If you have to make a cut for a window or door, measure how far the edges are from the last whole board and mark on the plasterboard with a pencil. Now lie the board on the floor and use a straight edge, i.e. a spirit level, and use a Stanley knife to make the cuts.
3. Mix up the adhesive
To stick the plasterboard to the wall you will need a plasterboard adhesive. Mix up in a clean bucket as instructed. Mix to a consistency that won't slip off the hawk. Use a bucket trowel to add the adhesive to the hawk.
Start at the top left and dab on around half a trowel worth of adhesive. Repeat this across the top of the wall making sure you use the same amount each time and leave no gaps.
Now apply rows of dabs of adhesive around every 12 inches. Or rows of four evenly spaced dabs for each board. Keep adding a row every 12 inches until you get to the bottom. Add a line of adhesive along the bottom for extra security. Repeat for other boards.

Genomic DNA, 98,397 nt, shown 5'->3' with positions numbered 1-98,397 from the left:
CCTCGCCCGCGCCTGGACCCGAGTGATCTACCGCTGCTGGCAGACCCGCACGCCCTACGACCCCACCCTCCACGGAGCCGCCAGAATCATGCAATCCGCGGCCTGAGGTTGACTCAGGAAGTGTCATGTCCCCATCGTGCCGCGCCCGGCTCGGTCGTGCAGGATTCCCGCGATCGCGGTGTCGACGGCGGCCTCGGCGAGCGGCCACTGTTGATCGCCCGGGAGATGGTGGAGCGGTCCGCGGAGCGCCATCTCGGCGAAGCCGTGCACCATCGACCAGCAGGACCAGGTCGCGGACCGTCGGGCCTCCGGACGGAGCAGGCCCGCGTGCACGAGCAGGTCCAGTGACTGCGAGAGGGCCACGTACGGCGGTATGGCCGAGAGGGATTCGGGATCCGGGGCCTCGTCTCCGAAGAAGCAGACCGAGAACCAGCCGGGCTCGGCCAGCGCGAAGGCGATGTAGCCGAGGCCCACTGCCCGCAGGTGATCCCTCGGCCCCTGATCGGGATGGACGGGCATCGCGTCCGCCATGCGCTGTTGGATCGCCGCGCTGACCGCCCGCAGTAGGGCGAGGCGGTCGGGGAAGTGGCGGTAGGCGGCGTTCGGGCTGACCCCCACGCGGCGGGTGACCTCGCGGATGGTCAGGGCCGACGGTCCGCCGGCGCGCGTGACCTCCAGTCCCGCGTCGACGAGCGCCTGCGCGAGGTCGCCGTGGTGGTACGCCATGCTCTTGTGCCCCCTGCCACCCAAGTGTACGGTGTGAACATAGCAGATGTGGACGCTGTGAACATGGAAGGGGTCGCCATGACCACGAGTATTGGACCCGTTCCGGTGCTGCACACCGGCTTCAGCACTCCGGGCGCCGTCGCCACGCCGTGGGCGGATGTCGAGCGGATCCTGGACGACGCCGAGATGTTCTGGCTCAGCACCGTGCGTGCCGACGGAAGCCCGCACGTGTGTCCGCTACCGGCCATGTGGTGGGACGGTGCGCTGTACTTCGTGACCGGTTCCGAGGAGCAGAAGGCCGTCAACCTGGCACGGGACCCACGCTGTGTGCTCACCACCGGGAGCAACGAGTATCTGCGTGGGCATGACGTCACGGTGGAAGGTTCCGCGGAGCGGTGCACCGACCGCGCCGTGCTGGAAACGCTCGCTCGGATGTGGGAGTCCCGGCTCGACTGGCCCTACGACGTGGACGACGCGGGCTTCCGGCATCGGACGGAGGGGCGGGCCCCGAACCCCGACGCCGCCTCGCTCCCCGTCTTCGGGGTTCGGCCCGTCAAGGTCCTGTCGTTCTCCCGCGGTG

4. Put up plasterboard
Get a couple of offcuts of plasterboard and place them on the floor. These will keep the plasterboard off the floor and leave a small gap. Position the plasterboard on the offcuts and press firmly against the wall.
Now get a long spirit level and see how level and square the board is. Place the level vertically on one side and see how level from bottom to top and repeat this process on the other side. Use a featheredge to tap the plasterboard into a level position.
Test with the level again and make any fine adjustments with the featheredge until the plasterboard is square. Pay special attention to the first board — if this is out so will the others be. Now repeat with the other boards. Leave to dry for 24 hours and it will be ready to skim.
Is Dot And Dab Better Than Plastering?
Dob and dab and wet plastering both have their pros and cons. Putting up plasterboard is much quicker and cheaper than plastering. You dab on your adhesive, place your plasterboard and leave to dry. When ready you can skim a plasterboard wall quickly to get the final finish. It's an ideal choice for most internal walls.